A Chinese man settled in the Philippines who is suspected to have received part of the $81mn stolen from the Bangladesh central bank will reveal all he knows about the heist next week, his lawyer said yesterday.
According to a complaint filed by a government agency in Manila, Kim Wong, described as a Chinese casino resort manager, received around $21mn of the funds.
Victor Fernandez, a lawyer for 53-year old Wong, told Reuters his client would respond to the complaint at a senate hearing next week.
Wong was summoned by the Senate last week but Fernandez represented him at the hearing and said his client was in Singapore. He returned on Sunday, Fernandez said.
“He will answer everything. He will not invoke his right to remain silent,” Fernandez said. “He will answer these questions in open session.”
Wong is scheduled to appear when the Senate resumes its hearing into the scandal on March 29.
Wong is a Chinese national but has lived in the Philippines for nearly 50 years, according to Fernandez. He declined to give more details on Wong, including his occupation.
Unknown hackers breached the computer systems of Bangladesh Bank in early February and attempted to steal $951mn from its account at the Federal Reserve Bank of New York, which it uses for international settlements.
Some attempted transfers were blocked, but $81mn wound up in the Philippines.
The Philippines’ anti-money laundering council described Wong as the president and general manager of Eastern Hawaii, a company that runs a casino resort in the northern Philippines, in a criminal complaint filed at the Justice Department on Tuesday.
According to the 9-page complaint, a copy of which was seen by Reuters, P1bn, or $21mn, of the $81mn ended up in a Philippine bank account of Eastern Hawaii between February 10-11.Reuters made repeated attempts to contact the company, but there has been no response.
Wong made several withdrawals from the account totalling P900.48mn ($19.45mn) between Feb 10-26, the complaint said.
It did not give full details but said the transfers included one on Feb 10 to Wong’s personal account in the same bank. The next day, he withdrew 400mn pesos in cash from that account, it said.
A Bangladeshi cyber crime expert who went missing while he was assisting a police investigation into an attempted $951mn electronic theft from the central bank’s computers, returned home early yesterday, his wife said.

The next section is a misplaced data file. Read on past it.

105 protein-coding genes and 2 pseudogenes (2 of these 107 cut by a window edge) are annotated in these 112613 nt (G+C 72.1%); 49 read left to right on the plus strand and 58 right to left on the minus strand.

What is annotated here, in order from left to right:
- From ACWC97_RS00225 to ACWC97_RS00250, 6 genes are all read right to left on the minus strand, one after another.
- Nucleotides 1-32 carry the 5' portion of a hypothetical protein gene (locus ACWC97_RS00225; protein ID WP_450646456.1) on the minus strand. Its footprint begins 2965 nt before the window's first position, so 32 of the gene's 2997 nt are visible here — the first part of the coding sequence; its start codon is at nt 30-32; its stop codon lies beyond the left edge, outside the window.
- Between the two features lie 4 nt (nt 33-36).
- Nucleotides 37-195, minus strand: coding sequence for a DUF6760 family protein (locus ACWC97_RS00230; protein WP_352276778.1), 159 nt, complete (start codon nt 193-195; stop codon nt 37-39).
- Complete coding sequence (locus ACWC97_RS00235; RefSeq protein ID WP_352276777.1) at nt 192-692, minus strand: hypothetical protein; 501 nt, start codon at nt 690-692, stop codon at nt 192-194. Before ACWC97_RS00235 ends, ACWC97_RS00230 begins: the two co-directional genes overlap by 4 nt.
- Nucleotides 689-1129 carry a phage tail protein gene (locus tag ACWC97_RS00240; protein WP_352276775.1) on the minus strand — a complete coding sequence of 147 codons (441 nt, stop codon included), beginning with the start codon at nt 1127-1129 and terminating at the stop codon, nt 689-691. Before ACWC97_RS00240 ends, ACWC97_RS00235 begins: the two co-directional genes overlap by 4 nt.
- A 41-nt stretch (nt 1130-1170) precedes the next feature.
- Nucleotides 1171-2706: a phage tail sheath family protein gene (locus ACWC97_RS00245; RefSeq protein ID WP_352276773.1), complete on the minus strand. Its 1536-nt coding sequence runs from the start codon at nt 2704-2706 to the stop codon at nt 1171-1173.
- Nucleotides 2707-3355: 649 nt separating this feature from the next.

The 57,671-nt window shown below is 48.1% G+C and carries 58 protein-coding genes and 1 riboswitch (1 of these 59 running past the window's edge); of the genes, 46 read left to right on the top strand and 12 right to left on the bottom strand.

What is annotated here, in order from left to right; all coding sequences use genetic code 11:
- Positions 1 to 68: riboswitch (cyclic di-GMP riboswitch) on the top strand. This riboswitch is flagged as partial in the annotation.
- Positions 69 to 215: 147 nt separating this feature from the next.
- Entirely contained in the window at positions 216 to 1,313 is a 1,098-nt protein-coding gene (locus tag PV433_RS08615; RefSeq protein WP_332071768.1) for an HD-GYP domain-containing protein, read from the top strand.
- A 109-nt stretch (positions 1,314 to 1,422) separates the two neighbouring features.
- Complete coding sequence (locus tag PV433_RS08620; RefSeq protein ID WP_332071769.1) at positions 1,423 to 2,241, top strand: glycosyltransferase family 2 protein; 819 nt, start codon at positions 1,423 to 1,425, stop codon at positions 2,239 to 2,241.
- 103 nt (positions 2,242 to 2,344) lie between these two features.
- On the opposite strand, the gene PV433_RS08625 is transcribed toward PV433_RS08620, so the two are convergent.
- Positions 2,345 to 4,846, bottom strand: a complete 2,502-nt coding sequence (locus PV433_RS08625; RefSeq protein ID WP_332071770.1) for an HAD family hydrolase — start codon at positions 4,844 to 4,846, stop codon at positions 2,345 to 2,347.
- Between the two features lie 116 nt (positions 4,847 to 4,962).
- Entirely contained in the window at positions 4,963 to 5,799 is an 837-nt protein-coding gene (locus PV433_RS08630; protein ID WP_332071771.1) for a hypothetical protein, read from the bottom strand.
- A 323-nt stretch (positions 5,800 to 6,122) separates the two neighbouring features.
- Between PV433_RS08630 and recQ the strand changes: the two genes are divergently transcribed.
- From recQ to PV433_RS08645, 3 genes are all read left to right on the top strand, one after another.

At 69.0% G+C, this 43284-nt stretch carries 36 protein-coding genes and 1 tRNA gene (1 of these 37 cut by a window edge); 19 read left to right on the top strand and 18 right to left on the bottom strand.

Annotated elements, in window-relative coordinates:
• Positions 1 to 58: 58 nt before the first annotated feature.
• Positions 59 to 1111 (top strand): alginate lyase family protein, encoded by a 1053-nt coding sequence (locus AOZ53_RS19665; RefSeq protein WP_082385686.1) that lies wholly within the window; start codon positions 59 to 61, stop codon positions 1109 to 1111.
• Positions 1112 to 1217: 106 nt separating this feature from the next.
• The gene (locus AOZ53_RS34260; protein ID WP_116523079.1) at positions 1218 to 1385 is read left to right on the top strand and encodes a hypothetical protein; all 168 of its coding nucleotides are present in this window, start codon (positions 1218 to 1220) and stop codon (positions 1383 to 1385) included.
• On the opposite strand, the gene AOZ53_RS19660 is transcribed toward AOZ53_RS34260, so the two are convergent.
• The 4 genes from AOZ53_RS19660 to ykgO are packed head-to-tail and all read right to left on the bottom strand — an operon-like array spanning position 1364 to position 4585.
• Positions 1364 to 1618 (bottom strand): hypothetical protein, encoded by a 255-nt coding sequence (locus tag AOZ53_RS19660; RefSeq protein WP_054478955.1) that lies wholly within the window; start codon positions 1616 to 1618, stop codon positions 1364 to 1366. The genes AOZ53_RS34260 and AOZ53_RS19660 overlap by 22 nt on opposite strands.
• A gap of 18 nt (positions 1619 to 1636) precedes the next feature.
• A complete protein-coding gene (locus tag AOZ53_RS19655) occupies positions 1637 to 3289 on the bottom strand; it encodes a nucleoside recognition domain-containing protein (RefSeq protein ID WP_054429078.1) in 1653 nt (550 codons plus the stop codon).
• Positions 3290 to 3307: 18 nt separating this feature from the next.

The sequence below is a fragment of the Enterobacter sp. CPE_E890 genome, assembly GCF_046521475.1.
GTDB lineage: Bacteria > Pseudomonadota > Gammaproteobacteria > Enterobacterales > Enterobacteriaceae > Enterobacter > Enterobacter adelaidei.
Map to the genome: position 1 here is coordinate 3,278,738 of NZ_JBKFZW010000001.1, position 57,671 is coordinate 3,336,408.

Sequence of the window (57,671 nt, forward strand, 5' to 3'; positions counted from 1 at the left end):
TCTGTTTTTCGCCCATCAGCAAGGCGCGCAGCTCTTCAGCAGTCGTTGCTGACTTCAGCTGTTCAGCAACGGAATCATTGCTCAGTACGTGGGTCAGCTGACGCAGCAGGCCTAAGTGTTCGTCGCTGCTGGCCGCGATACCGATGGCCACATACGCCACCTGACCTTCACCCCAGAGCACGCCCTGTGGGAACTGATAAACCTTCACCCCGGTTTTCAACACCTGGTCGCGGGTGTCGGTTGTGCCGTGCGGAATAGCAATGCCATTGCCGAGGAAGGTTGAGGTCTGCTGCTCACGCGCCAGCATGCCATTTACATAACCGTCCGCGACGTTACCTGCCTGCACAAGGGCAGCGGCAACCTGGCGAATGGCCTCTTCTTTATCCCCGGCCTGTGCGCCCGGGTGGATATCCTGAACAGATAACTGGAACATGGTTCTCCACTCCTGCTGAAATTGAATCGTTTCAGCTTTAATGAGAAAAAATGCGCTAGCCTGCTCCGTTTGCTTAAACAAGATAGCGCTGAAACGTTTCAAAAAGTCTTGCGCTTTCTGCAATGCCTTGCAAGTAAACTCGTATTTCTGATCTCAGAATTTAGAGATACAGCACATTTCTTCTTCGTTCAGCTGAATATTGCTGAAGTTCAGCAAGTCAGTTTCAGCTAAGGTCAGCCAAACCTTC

Tanveer Hassan Zoha disappeared last Thursday, two days after he accompanied special police to the offices of the Bangladesh Bank and told reporters that he knew three of the user IDs that hackers deployed to carry out the largest cyber heist in history.
Police delivered him to their Dhaka home, his wife Kamrun Nahar Chowdhury said, although his disappearance was still a mystery.
She said the police told them he was found loitering around Dhaka airport. “He was very tired and is sleeping now,” she said.
Hackers breached the computer systems of Bangladesh Bank in early February and attempted to steal $951mn from its account at the Federal Reserve Bank of New York, which it uses for international settlements. Some transfers were blocked but $81mn was moved to accounts in the Philippines.
The theft has already led to the resignation of Bangladesh’s central bank governor.
Before his disappearance, Zoha spent several hours with members of a special police force at the central bank trying to identify the culprits behind the theft.
Two days later, he was taken away from a motorised rickshaw by people in plain clothes who blindfolded him and drove off with him in a vehicle, his wife said.
Kamrun Nahar said at the time that police had refused to investigate her husband’s disappearance and she appealed to the government for help to free him.
On Thursday she thanked reporters for putting pressure on the government to find her husband.
The government has also fired two deputy central bank governors, but is no closer to solving the attack on its computer systems. It has blamed the New York Fed for lapses and said it has hired a lawyer for a potential lawsuit against it.
Bangladesh’s central bank has hired a US lawyer for a potential lawsuit against the Federal Reserve Bank of New York after hackers stole $81mn from its account with the NY Fed, according to an internal report by the Bangladesh bank.
After the report surfaced on Tuesday in the Bangladesh capital of Dhaka, US Representative Carolyn Maloney called for a probe of last month’s cyber attack on Bangladesh Bank.
“This brazen heist from the Bangladesh central bank’s account at the New York Fed threatens to undermine the confidence that foreign central banks have in the Federal Reserve, and in the safety and soundness of international monetary transactions,” Maloney, a New York Democrat, said in a statement.
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